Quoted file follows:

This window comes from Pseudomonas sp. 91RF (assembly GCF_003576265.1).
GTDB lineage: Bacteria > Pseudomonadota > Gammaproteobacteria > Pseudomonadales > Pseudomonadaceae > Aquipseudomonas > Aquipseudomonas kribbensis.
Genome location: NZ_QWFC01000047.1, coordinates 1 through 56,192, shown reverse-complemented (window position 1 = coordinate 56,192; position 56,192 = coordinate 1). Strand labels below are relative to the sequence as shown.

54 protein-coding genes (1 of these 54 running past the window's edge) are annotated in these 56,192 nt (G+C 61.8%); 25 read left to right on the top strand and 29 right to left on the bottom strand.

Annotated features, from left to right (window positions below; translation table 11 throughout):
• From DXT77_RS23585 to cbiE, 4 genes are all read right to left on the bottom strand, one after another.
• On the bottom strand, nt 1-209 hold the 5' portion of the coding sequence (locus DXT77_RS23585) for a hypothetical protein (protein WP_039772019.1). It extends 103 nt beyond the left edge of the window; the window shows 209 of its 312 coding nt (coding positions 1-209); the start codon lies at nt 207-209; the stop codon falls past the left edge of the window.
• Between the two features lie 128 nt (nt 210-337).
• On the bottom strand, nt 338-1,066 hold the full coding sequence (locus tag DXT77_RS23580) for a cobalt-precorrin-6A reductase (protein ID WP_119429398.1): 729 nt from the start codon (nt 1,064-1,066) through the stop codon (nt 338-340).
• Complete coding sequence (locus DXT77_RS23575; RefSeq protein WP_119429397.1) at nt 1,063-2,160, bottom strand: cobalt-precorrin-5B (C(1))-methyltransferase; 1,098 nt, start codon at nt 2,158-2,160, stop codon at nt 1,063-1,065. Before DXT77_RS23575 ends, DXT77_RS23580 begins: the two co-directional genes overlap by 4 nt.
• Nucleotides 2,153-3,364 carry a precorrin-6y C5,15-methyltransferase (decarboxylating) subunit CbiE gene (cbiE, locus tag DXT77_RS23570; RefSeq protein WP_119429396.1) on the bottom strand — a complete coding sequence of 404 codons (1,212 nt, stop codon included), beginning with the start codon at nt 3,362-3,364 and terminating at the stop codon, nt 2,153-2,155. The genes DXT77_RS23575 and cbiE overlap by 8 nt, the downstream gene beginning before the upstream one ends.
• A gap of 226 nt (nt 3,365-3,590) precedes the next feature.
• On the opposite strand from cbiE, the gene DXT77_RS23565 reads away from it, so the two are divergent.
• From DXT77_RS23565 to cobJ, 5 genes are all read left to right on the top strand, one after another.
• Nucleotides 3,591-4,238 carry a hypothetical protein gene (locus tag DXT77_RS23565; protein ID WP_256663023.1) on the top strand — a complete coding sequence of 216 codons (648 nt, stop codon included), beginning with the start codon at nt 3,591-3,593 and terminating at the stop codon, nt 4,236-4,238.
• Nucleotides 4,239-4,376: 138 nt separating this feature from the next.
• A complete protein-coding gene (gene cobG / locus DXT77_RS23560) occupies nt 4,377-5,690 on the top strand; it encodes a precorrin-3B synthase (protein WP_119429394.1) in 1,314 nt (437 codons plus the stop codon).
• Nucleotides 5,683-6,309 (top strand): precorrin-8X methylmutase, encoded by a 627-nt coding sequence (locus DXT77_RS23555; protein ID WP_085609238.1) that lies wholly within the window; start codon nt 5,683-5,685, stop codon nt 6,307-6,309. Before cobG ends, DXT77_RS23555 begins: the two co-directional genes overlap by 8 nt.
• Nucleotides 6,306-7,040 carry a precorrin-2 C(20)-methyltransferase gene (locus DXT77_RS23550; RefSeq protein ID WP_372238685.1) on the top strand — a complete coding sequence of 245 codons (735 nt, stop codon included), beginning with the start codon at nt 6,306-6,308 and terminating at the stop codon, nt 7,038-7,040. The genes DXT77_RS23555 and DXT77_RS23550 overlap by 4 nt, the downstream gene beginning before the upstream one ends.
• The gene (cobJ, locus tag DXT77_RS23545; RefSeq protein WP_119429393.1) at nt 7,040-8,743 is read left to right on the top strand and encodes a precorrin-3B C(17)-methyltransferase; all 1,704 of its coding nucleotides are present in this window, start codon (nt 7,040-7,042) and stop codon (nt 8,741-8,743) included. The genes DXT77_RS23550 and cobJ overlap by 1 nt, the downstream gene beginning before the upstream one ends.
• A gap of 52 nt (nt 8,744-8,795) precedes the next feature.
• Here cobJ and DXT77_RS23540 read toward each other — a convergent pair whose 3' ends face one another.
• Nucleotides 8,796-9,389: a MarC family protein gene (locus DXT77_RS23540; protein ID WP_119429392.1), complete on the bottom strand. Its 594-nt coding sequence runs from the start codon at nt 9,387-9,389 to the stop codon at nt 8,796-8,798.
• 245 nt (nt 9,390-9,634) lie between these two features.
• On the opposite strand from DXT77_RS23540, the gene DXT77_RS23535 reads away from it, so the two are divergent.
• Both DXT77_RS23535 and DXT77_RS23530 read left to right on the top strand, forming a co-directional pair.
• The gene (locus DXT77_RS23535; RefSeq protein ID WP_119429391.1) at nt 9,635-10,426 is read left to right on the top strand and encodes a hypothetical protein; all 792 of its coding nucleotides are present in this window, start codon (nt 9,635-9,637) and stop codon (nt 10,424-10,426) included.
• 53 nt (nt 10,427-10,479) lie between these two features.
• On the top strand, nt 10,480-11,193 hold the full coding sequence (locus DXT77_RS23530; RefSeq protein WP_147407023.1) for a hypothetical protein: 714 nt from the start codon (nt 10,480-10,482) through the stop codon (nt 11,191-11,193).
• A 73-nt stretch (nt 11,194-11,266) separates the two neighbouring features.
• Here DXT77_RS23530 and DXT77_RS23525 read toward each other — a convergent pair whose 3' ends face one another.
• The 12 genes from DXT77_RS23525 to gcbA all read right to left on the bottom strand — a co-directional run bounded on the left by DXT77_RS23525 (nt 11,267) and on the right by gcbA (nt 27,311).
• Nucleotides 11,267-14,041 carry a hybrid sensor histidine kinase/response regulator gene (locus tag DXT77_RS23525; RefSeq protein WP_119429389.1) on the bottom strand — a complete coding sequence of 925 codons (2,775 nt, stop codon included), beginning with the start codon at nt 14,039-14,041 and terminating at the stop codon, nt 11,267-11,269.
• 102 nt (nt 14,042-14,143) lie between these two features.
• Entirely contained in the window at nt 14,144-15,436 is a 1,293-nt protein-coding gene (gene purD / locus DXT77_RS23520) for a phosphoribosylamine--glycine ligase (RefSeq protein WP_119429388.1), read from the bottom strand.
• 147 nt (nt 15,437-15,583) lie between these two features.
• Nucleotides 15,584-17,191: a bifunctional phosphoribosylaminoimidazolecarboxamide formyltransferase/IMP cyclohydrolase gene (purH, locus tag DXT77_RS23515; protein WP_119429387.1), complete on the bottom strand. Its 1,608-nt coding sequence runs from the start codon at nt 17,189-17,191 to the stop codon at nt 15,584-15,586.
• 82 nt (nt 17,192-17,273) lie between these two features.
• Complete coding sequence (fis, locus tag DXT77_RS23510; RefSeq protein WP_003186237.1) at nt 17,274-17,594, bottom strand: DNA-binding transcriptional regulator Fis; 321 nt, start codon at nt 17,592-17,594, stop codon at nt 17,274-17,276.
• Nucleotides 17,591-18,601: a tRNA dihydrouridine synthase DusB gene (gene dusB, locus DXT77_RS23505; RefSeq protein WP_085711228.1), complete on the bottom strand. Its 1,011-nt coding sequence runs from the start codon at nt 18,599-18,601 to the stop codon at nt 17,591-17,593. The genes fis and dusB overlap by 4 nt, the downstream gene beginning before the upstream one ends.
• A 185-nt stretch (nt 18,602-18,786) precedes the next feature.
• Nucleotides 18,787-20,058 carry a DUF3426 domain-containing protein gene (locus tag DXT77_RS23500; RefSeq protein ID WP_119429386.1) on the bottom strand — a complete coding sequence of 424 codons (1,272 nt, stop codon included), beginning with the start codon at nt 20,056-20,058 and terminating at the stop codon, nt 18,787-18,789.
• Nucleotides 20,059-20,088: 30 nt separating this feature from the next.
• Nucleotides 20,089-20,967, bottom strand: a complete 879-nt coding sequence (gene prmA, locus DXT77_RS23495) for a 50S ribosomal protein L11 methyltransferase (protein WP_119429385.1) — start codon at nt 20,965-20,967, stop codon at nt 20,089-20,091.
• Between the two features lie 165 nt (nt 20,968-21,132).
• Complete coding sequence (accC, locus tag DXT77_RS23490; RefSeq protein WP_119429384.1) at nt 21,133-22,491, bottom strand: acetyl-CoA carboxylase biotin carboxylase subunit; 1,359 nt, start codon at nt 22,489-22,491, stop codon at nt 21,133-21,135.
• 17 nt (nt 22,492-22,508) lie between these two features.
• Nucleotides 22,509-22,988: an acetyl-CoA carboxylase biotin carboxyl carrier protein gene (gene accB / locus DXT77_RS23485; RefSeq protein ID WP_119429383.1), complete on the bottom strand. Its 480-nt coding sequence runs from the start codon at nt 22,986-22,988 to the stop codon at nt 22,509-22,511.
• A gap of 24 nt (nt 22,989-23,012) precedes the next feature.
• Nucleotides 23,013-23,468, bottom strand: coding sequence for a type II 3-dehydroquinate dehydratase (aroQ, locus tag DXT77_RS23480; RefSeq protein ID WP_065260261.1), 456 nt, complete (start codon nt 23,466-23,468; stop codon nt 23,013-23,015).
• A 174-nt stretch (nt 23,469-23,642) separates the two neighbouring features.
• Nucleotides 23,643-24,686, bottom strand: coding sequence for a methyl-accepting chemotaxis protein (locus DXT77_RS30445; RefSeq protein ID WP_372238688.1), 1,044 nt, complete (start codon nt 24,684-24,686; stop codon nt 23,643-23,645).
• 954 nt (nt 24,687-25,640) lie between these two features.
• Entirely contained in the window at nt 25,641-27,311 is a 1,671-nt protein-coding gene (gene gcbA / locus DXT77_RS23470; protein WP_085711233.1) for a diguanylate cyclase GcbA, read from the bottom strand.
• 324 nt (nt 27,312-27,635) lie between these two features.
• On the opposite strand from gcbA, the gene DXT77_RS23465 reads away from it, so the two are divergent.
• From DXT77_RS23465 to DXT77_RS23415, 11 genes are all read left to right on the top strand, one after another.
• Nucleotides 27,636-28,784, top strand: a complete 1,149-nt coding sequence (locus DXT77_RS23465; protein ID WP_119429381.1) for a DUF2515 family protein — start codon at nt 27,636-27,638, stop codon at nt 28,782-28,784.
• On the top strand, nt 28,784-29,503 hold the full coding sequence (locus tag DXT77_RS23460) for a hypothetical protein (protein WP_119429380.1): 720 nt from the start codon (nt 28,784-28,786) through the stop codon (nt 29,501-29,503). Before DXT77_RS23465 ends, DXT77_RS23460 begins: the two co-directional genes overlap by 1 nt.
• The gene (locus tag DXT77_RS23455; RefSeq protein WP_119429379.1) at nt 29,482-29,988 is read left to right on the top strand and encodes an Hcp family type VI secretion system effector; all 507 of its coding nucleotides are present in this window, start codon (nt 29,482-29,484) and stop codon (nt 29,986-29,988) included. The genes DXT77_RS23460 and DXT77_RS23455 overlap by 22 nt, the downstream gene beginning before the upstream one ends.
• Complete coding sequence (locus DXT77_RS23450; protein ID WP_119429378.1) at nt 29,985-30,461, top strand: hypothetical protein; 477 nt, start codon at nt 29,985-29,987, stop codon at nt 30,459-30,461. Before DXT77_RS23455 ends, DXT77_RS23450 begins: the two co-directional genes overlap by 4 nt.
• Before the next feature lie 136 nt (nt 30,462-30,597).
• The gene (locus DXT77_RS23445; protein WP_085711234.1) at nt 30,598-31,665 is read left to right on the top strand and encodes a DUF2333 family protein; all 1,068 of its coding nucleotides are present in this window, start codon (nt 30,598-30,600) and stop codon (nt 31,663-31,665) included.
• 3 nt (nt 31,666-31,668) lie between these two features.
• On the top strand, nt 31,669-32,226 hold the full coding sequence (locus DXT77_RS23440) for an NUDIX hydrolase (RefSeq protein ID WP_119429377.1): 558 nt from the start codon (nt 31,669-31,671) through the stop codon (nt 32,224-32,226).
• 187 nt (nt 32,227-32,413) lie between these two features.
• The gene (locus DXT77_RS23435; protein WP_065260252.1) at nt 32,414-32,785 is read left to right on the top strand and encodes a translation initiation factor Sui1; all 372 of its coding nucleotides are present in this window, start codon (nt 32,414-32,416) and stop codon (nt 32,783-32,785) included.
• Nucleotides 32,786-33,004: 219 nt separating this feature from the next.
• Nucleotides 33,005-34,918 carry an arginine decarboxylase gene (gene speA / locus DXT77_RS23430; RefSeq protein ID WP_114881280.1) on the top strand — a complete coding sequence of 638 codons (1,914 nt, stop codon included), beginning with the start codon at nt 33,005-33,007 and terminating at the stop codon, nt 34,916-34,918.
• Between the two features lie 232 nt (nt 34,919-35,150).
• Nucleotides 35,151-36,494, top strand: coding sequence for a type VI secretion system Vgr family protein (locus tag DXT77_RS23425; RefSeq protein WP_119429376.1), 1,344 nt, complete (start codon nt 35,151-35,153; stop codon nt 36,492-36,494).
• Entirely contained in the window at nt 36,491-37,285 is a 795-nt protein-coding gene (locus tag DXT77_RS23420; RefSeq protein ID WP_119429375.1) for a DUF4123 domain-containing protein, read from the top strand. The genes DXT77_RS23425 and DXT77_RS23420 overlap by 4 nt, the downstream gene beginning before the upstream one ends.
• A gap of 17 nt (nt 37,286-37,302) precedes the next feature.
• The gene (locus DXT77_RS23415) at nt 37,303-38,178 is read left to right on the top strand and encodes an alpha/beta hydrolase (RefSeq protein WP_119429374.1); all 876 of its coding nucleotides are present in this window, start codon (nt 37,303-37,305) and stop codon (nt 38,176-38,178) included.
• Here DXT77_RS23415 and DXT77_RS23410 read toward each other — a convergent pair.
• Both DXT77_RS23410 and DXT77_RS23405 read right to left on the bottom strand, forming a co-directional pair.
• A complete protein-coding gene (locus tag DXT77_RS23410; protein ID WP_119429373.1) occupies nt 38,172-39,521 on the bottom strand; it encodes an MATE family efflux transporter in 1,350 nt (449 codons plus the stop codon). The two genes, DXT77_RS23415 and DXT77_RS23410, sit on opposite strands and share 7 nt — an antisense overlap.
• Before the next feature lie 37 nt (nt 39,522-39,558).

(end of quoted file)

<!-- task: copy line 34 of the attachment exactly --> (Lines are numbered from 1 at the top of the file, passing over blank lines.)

• 102 nt (nt 14,042-14,143) lie between these two features.